While I’m a proponent of value billing, I’m not a proponent of throwing away the time sheet. While keeping track of fractional hours isn’t a great use of professional time, knowing how you spend your time helps you understand the cost associated with an activity. Then you can reflect on the benefit and profit from that activity. I can readily look up the amount of time I’ve spent in reading and research, writing, speaking, consulting, travel, or with clients for the last 10+ years. These facts have helped me choose the things I do for both strategic and tactical reasons. For me, it is about doing the right thing all the time. While I don’t think this is a function of getting older, I can’t recall a time when I’ve seen the right thing done less than now. But I do have to remind myself that the right thing for me or my spouse or my children or my clients is not the same. Everyone decides their own “right thing.”

Finally, we choose where we invest our time. While people enjoy watching television, participating in sports, social media or many other activities, each one takes time. If you reflect on the time investment of one activity versus another, which is the best choice for you?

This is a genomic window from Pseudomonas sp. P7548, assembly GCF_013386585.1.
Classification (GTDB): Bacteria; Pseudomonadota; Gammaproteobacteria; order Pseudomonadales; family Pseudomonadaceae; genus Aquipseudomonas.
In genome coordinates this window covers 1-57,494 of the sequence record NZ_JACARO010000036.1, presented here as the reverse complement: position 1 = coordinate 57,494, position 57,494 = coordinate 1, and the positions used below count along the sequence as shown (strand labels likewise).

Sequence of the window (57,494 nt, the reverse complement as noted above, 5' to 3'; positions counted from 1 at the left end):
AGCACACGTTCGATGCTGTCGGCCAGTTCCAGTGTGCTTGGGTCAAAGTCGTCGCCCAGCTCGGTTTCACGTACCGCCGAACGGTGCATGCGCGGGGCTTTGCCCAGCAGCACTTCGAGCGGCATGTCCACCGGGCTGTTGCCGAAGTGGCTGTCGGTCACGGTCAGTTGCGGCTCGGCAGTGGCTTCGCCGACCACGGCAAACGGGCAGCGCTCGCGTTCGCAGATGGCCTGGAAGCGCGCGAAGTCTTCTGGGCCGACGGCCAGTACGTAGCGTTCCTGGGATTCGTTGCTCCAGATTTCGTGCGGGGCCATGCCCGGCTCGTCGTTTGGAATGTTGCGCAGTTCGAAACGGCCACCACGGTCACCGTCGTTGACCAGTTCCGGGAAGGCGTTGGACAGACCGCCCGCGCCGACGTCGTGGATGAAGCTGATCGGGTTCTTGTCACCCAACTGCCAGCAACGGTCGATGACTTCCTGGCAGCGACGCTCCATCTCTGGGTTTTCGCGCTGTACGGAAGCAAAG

So, Should I Measure Time?

I leave the answer to that question up to you. For me, it is yes. Further, I prefer to keep a list of the most important things to do next and I need an easy way to manage multiple priorities. I’ve found that it is easier for me to review my main priorities multiple times per year. I sort the key items to the top daily. Major items are blocked on my calendar with an appropriate amount of time assigned to complete the task. I’ve gotten better through the years at estimating the right amount of time for a task, but every once in a while, I still make major errors in my estimates.

At other times I make errors in prioritizing items or choosing to do the wrong thing first, but with the daily review of the list, that doesn’t happen too often. While Exchange/Outlook can help with blocking the calendar, the Outlook task list is only marginally effective at keeping track of things that need done. While an “app” will rarely make you more effective, certain apps like Wunderlist, can certainly make keeping and prioritizing a list easier which is one of the best apps I’ve seen for this task. Other options include: Todist, Trello, Things, Google Keep, Omnifocus, Habitica, Remember the Milk, as well as Zoho Workerly, Slack, Microsoft OneNote or Evernote.